Everything is an object in python - object class and type class

Steven D'Aprano steve at pearwood.info
Mon Jun 1 06:09:10 CEST 2015


On Mon, 1 Jun 2015 10:29 am, Eddilbert Macharia wrote:

> 
> So what im getting from above reponse, everything in python is an object
> because the are instance of the metaclass type and also because they are
> subclasses of the class object ?

No.

Everything in Python is an object because Python has no "primitive"
or "unboxed" types, no machine values. This has nothing to do with
metaclasses. Even if Python had no metaclasses, it could still be true
that "everything is an object".

To summarise:

(1) In Python, "everything is an object" (that is, all values are objects)
is because Python does not include any primitive unboxed values. Anything
which can be used as a value (int, str, float, functions, modules, etc) are
implemented as objects.

(2) Python *also* has metaclasses. This does not follow from the above --
they are independent statements about the language. We could, if we want,
invent new languages:

- one where everything is an object, just like Python, but lacking
metaclasses;

- one which has metaclasses, just like Python, but not everything is an
object;

- and one which *neither* has metaclasses, *nor* everything is an object.

(Java is an example of the third one -- it has something kinda-sorta like
metaclasses, but it's just a tool for reflection, not the real thing.)


If that's enough, you can stop reading. But if you want more detail:


We can characterise various kinds of things in a programming language:

(1) Simple machine types, like bytes, integers, floats. These have no
internal structure, apart from individual bits. These are sometimes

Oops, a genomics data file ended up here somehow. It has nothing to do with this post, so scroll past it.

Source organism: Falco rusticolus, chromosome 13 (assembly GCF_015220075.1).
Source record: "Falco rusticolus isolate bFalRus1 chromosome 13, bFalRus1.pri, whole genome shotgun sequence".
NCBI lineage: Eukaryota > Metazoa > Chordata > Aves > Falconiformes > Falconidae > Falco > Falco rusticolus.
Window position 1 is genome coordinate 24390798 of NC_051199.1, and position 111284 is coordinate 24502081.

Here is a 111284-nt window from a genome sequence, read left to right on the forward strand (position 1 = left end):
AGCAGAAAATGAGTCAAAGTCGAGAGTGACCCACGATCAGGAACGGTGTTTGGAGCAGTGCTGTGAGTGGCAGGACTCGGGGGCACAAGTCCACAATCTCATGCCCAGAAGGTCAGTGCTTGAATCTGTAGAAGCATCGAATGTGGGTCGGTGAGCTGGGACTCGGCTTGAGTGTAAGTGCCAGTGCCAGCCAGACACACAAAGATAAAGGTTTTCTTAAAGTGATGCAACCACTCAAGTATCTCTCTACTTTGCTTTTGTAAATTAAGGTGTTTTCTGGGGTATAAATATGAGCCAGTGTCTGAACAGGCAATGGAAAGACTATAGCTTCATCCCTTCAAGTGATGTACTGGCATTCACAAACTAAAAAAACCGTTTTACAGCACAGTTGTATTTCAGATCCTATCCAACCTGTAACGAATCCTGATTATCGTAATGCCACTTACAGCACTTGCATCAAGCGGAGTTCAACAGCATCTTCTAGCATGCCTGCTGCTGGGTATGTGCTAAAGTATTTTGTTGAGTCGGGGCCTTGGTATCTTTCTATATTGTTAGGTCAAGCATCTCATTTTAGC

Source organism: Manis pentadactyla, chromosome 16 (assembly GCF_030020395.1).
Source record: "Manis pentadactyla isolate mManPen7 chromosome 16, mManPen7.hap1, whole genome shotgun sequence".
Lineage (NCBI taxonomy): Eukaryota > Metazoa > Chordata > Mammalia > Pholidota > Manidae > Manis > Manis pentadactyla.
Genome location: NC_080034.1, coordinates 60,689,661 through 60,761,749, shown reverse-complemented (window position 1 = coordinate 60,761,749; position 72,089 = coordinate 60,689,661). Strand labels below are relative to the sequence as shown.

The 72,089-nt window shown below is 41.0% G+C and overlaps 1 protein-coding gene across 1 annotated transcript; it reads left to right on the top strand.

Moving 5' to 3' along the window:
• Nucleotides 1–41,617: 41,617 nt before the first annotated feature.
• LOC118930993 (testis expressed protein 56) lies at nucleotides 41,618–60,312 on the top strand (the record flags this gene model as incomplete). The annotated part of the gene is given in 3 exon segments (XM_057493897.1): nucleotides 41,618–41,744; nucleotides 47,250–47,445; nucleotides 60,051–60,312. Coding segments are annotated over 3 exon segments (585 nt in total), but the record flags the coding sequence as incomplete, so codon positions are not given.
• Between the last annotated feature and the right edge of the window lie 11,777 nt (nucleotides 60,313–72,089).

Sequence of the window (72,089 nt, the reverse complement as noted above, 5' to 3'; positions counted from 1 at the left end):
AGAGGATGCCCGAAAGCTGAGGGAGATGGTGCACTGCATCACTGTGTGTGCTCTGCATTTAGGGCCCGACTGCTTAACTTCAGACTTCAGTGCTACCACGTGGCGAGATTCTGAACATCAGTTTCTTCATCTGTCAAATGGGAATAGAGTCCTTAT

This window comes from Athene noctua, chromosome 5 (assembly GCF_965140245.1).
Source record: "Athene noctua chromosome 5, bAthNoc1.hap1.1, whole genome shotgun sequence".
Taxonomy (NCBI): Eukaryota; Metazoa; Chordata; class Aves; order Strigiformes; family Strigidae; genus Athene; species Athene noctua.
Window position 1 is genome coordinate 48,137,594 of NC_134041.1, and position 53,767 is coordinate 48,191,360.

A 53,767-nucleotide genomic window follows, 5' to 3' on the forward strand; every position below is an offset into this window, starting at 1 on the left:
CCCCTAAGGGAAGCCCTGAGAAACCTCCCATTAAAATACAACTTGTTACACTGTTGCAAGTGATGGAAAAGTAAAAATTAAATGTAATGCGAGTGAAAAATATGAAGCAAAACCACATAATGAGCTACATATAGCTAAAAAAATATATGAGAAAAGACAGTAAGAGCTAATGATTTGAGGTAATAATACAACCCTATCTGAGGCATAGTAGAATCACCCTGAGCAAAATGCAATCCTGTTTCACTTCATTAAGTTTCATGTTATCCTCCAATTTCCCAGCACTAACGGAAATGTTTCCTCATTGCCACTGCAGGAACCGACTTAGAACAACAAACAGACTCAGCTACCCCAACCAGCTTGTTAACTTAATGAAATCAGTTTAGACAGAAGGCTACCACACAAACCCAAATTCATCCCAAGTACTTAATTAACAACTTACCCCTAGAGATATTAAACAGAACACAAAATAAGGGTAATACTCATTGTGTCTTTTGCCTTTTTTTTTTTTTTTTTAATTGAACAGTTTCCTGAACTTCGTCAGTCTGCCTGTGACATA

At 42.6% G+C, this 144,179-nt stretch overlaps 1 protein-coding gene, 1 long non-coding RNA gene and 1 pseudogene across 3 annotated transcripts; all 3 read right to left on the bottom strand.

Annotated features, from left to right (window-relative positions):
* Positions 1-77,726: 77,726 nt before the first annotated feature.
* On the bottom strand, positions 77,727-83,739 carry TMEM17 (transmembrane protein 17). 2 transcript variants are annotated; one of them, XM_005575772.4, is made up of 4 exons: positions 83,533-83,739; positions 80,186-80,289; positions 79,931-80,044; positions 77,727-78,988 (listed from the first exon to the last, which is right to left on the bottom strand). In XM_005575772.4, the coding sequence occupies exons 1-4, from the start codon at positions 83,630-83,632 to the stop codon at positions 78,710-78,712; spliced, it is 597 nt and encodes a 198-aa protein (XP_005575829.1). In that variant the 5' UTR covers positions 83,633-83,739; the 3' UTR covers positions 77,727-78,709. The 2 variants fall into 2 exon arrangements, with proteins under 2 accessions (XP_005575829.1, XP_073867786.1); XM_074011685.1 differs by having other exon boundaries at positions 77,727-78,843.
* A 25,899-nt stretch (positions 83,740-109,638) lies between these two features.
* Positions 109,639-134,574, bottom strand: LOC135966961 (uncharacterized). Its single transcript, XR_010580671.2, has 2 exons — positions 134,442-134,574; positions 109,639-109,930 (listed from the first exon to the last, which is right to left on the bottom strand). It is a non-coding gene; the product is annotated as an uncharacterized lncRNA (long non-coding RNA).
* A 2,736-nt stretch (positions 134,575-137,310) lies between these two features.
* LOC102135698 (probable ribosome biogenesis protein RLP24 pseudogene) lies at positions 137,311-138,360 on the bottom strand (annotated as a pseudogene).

called "machine primitives", and are the sorts of things you work with in
assembly language.

(2) Compound or structured machine types. These are made up of one or more
simple machine type, and include things like C structs and arrays.

(3) Objects, which are a more complex kind of compound type. More
importantly, objects involve a way of thinking about programming: some form
of inheritance, for example. Physically, an object is just a struct. But
it's a struct with a specific kind of meaning to the programming language,
which allows the language to provide inheritance, runtime types, and
various other goodies involved in Object Oriented Programming.

A language can choose to allow any or these, or all of these:

- assembly languages typically only support the most primitive, simple
machine types;

- languages like C and Pascal supports only simple and compound machine
types;

- some languages include both simple machine primitives and objects, such as
Java and Javascript;

- other languages don't offer any direct access to machine primitives, so
all values are objects, for example Python and Ruby.


To give a concrete example, consider a language with an "integer" type. In
C, an integer will be a machine primitive, a single, unstructured chunk of
memory with typically 32 bits, and that's all there is to it. In Python, an
integer will be an object, a large block of *structured* memory, typically
over 100 bits long, and different parts of that structure are used
internally to the interpreter.

A separate issue is whether or not classes are values. In some languages,
classes are *not* values: you cannot pass a class as argument to a
function, or assign it to a variable. In languages like these, classes are
not things (values), so "everything is an object" remains true even though
classes are not objects. Java is an example of that.

In Python, classes *are* variables. So we could have:

"In Python, everything is an object, or a class";

or

"In Python, everything is an object, including classes".


Which is true? The second is true: classes themselves are objects.

Finally, we have one last feature: does the language provide metaclasses?
Python does. Ruby, which is otherwise very similar to Python, does not:

In Python, everything is an object, and we have metaclasses.

In Ruby, everything is an object, but we don't have metaclasses.

http://ruby.dzone.com/news/ruby-doesnt-have-meta-classes



-- 
Steven



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